The trinitarian believes God is Triunity. That is a belief gleaned from the Bible. Therefore, he also believes the Bible to be true.
This stands as the watershed presupposition. If the Bible is not true, then trinitarianism is untrue and Jesus Christ is not who He claimed to be. We learn nothing about the Trinity or Christ from nature or from the human mind. And we cannot be certain that what we learn from the Bible about the Triune God is accurate unless we believe that our source itself is accurate. Thus the belief in the truthfulness of the Bible is the basic presupposition. This will be fully discussed under inspiration and inerrancy. (Charles Ryrie, “Basic Theology,” 16)
According to Ryrie the ground of truthfulness really is a priori in our mind — even though he says this is not true. In other words, before we get to the Triune God; we first must be “certain” of something ourselves, and then we are able to have knowledge of the Christian God. But is this really the procedure we want to follow? Is this really the order of knowledge that is basic? Does scripture come before Jesus, or does it come after Him; or both?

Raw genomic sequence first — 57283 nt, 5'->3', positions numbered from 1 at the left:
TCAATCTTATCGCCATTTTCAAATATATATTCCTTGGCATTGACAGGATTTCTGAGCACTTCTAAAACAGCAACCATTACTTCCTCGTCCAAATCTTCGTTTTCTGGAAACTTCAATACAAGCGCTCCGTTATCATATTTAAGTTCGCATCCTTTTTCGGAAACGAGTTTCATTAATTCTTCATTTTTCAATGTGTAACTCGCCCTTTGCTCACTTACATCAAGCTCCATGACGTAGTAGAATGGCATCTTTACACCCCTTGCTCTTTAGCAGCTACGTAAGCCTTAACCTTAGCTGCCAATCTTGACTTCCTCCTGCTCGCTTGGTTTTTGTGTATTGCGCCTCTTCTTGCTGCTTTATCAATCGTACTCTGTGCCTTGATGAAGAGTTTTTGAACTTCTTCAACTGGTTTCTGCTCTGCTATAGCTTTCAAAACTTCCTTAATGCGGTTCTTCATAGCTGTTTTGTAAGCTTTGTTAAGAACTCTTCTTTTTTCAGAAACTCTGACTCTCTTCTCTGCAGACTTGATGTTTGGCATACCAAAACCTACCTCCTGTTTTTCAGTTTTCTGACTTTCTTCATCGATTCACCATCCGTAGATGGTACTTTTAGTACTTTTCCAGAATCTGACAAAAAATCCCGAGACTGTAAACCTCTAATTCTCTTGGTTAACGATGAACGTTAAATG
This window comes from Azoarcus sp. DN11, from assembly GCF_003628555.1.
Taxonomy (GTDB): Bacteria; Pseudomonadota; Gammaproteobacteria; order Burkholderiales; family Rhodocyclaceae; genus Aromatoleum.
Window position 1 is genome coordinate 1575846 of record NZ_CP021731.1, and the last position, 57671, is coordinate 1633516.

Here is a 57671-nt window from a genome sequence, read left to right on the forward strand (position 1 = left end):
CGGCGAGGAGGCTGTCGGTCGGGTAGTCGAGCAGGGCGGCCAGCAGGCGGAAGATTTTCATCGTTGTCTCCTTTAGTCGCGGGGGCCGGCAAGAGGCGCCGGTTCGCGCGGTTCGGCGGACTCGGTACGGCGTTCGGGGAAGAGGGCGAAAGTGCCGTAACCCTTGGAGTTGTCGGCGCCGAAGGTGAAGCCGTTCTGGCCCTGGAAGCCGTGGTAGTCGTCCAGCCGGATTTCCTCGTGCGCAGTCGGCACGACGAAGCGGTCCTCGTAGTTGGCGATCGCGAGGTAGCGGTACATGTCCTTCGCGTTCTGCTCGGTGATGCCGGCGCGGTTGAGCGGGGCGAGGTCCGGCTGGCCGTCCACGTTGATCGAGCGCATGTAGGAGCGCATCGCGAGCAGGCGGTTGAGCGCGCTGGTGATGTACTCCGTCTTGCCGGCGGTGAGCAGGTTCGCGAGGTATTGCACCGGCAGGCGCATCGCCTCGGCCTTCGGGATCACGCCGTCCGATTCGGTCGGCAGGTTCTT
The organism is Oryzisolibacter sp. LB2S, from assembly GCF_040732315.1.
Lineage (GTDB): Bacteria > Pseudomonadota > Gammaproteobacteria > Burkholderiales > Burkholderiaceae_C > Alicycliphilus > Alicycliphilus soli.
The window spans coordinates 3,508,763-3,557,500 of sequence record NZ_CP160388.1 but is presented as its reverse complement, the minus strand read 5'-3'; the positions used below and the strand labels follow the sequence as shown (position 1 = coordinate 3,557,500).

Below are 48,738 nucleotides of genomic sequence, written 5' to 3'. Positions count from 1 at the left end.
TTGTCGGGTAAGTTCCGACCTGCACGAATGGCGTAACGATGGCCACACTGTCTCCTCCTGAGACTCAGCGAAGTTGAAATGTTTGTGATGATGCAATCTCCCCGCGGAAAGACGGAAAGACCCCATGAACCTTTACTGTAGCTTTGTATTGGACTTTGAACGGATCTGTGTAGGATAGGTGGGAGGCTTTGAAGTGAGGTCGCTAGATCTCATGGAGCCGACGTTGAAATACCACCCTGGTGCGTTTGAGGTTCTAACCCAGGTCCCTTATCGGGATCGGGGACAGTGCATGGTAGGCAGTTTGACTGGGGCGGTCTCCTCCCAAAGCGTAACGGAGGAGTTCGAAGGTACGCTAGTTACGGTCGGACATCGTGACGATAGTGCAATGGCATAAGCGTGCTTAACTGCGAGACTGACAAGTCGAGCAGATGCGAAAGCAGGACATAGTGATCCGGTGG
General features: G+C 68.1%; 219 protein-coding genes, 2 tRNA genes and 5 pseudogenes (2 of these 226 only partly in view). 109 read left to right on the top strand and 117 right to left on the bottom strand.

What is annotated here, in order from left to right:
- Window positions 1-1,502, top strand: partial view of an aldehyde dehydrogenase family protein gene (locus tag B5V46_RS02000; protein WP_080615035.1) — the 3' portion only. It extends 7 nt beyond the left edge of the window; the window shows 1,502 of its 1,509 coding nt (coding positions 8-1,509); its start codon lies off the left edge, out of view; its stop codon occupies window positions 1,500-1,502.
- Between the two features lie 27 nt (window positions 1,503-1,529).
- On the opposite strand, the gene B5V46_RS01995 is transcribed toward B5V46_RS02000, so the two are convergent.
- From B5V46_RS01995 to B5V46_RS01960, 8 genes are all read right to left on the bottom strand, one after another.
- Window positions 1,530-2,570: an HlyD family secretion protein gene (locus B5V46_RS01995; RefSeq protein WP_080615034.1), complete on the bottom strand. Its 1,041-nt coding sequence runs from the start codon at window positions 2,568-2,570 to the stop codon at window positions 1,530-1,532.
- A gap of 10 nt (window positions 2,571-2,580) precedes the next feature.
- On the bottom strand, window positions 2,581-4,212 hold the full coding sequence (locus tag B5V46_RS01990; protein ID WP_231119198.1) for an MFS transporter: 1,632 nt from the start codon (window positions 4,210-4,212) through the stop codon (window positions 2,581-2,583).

As much as I still appreciate Ryrie — given my heritage — there most certainly are tinges of rationalism throughout his theologizing; wherein he puts too much weight on the human intellect as the ground for everything (reminds me of our dear friends Thomas Aquinas and Rene’ Descartes — at least in re. to their intellectualist anthropology).
One thing, once again that I do agree with Ryrie on is that Scripture serves as the deposit and source for how we know the Triune God; nevertheless, I think Ryrie should frame this differently (not make Christianity a “rationalist” faith).